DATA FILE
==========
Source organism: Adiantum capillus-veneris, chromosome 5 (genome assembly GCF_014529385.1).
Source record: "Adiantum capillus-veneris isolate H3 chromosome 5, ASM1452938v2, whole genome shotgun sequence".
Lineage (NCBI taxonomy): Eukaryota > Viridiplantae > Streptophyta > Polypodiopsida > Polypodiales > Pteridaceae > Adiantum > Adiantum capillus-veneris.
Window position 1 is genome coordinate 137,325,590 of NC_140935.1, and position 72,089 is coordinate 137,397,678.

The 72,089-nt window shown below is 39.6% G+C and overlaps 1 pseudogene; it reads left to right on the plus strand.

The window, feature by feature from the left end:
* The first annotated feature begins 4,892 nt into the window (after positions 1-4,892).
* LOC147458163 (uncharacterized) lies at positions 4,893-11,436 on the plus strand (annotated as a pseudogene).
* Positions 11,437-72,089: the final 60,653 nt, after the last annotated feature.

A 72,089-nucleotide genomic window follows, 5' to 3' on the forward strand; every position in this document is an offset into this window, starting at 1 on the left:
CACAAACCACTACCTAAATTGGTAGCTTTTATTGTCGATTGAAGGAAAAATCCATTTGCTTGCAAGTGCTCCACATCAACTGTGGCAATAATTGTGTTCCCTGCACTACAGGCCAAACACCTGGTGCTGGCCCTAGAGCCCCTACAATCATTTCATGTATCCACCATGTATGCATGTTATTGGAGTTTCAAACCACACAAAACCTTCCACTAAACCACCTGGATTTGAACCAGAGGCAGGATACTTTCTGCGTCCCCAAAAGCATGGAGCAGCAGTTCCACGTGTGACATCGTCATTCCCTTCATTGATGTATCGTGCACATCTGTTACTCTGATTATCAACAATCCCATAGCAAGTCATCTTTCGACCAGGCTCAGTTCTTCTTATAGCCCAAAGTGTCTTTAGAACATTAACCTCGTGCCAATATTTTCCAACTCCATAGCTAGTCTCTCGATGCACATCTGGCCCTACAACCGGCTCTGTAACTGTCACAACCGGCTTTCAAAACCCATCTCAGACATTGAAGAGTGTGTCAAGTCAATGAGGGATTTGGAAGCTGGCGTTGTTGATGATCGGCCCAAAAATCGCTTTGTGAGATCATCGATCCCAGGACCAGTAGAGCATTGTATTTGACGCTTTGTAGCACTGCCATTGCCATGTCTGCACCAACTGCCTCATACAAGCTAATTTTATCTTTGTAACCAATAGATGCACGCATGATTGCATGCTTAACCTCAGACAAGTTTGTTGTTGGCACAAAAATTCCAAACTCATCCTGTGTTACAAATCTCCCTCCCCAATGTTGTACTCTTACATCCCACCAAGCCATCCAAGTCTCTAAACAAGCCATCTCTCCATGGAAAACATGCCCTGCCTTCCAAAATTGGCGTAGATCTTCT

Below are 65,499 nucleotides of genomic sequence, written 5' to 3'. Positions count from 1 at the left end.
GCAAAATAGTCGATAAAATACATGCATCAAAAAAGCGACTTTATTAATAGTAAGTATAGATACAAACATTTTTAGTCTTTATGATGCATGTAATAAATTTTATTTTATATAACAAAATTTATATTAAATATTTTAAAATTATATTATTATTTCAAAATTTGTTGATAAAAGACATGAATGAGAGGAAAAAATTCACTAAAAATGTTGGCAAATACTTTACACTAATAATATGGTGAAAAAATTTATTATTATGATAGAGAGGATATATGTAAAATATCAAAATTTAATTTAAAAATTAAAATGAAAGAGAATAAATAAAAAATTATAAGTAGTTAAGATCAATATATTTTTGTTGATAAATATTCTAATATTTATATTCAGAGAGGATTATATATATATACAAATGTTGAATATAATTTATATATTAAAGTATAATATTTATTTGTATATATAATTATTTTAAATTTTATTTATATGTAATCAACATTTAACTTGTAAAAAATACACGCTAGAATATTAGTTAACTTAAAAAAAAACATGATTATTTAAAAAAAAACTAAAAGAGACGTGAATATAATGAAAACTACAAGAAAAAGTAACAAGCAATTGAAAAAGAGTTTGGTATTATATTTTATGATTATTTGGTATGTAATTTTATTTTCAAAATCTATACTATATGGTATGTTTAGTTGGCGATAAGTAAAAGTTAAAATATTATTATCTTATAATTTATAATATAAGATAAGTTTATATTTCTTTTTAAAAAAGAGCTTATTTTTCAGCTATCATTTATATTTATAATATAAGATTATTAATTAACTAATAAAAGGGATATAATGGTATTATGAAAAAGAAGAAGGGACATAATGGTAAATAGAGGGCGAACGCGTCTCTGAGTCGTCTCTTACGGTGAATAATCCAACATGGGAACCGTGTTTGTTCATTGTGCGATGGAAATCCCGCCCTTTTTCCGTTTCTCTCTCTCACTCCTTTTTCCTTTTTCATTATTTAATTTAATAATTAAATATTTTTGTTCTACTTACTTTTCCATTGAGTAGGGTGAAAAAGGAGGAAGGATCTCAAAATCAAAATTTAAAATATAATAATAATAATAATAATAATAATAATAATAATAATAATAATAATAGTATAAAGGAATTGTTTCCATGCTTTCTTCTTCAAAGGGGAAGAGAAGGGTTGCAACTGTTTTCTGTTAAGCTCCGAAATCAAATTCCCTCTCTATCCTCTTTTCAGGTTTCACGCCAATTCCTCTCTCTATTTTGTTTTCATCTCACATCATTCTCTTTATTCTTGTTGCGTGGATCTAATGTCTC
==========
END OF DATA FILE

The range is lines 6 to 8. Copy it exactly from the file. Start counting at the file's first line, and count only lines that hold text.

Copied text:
The window, feature by feature from the left end:
* The first annotated feature begins 4,892 nt into the window (after positions 1-4,892).
* LOC147458163 (uncharacterized) lies at positions 4,893-11,436 on the plus strand (annotated as a pseudogene).